You might think that, in a perfect world or a perfectly functioning organization, there would be no need for such small groups. But researchers in the field of organizational change would disagree. For example, in their recent book Switch: How to Change Things When Change Is Hard, Chip and Dan Heath describe a study of two different hospitals that attempted to limit the hours worked by their inter and resident physicians. One succeeded, and one did not. Ironically, more top administrators in the unsuccessful hospital supported the plan than in the successful hospital. The difference was that in the successful hospital, those who supported the change had a private place to meet, and they formed themselves into a support group with a common language – and a common commitment to work together to change the system. In the unsuccessful hospital, by contrast, everyone met together all the time, and the supporters never formed a cohesive group. What, on the surface, looked like a better way to build consensus actually turned out to be a less effective way.

So, if you’ve ever felt bad about forming a small group, conspiracy, or even cabal of like-minded people early in a change effort, I suppose the lesson is that those can be effective tools for change – of course, they also have certain obvious dangers. But then, as I think about tools in general, they often can be dangerous … especially if you don’t use them for their intended purpose, or if you don’t take proper precautions. You can cut yourself pretty badly with a knife or a saw; you can break things with a hammer; and let’s not even think about what an electric drill can do in untrained hands! But that doesn’t mean we avoid such tools completely; it means we need to remember to be careful. Good advice for those who are building anything, whether it’s a new approach, a new organization, or a new bookcase!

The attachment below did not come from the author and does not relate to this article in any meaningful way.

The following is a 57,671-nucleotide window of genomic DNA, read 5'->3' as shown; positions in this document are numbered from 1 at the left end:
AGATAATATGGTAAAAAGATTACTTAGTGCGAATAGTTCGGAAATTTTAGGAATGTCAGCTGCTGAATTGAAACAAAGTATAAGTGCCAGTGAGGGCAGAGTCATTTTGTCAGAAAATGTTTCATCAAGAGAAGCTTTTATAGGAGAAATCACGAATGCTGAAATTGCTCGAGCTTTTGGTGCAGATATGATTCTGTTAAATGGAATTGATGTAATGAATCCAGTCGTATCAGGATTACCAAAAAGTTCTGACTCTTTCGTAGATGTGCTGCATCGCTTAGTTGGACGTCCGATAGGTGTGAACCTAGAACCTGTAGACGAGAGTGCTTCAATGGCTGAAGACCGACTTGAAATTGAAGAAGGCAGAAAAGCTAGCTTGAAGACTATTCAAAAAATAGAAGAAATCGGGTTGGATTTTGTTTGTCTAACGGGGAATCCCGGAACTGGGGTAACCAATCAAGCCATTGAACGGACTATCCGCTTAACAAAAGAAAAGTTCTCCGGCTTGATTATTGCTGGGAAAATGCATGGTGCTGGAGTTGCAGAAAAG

Anyway, in today’s story, we’ll hear the story of the arrangements for the marriage of Rapidus mūs, son of Rīdiculus and Impigra. I wonder if you’ll see any thematic connections between the two halves of this post! You can now find the story here at the Tres Columnae Version Alpha Wiki site, and you can find yesterday’s stories here (for Lucius’ initial conversation with Fabius) and here (for Fabius’ fable).

dum familia Valeria rēs nūptiālēs parat, Ferōx et Medūsa canēs in peristyliō dormiunt. Fortis et Celer, fīliī Ferōcis et Medūsae, iuxtā parentēs dormiunt. prope culīnam, in cavō parvō, Rapidus mūs cum familiā per rīmam prōspicit. Rapidus tamen, “heus!” inquit, “nihil intellegitis! hoc enim, ut pater meus cotīdiē explicāre solēbat, haudquāquam cavus, sed cēnāculum est!”

fIliī fīliaeque Rapidum amplexī, “nōnne,” inquiunt, “pater noster, fābulam nōbīs nārrāre vīs?” Pinguissima, uxor Rapidī, advenit et “mī Rapide,” inquit, “quid, sī līberīs dē nūptiīs nostrīs nārrābis?” Rapidus subrīdēns, “certē, Pinguissima mea,” respondet, et rem tōtam nārrat.